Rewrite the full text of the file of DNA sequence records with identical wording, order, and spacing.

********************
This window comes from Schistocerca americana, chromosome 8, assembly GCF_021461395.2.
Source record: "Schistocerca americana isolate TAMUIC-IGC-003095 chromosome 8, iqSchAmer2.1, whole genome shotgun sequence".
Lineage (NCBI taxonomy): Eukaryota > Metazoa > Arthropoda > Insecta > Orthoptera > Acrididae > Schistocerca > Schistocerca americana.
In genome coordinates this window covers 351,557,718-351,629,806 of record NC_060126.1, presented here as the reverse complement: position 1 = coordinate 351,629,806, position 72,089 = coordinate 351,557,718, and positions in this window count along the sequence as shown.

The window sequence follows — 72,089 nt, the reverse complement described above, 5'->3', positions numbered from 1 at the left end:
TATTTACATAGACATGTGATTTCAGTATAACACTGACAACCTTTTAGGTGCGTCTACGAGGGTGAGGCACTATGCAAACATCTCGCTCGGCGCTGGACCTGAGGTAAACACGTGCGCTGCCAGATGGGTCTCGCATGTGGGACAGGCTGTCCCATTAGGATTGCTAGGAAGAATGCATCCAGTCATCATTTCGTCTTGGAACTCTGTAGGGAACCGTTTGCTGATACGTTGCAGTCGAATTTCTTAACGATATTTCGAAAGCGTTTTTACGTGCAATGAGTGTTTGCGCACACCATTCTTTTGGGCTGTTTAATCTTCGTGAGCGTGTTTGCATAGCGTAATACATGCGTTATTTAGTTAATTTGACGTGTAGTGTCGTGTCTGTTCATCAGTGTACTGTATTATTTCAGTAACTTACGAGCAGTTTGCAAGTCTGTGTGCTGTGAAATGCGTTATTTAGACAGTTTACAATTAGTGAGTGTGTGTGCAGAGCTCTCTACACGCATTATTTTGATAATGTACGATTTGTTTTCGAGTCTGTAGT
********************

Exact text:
This window comes from Schistocerca americana, chromosome 8, assembly GCF_021461395.2.
Source record: "Schistocerca americana isolate TAMUIC-IGC-003095 chromosome 8, iqSchAmer2.1, whole genome shotgun sequence".
Lineage (NCBI taxonomy): Eukaryota > Metazoa > Arthropoda > Insecta > Orthoptera > Acrididae > Schistocerca > Schistocerca americana.
In genome coordinates this window covers 351,557,718-351,629,806 of record NC_060126.1, presented here as the reverse complement: position 1 = coordinate 351,629,806, position 72,089 = coordinate 351,557,718, and positions in this window count along the sequence as shown.

The window sequence follows — 72,089 nt, the reverse complement described above, 5'->3', positions numbered from 1 at the left end:
TATTTACATAGACATGTGATTTCAGTATAACACTGACAACCTTTTAGGTGCGTCTACGAGGGTGAGGCACTATGCAAACATCTCGCTCGGCGCTGGACCTGAGGTAAACACGTGCGCTGCCAGATGGGTCTCGCATGTGGGACAGGCTGTCCCATTAGGATTGCTAGGAAGAATGCATCCAGTCATCATTTCGTCTTGGAACTCTGTAGGGAACCGTTTGCTGATACGTTGCAGTCGAATTTCTTAACGATATTTCGAAAGCGTTTTTACGTGCAATGAGTGTTTGCGCACACCATTCTTTTGGGCTGTTTAATCTTCGTGAGCGTGTTTGCATAGCGTAATACATGCGTTATTTAGTTAATTTGACGTGTAGTGTCGTGTCTGTTCATCAGTGTACTGTATTATTTCAGTAACTTACGAGCAGTTTGCAAGTCTGTGTGCTGTGAAATGCGTTATTTAGACAGTTTACAATTAGTGAGTGTGTGTGCAGAGCTCTCTACACGCATTATTTTGATAATGTACGATTTGTTTTCGAGTCTGTAGT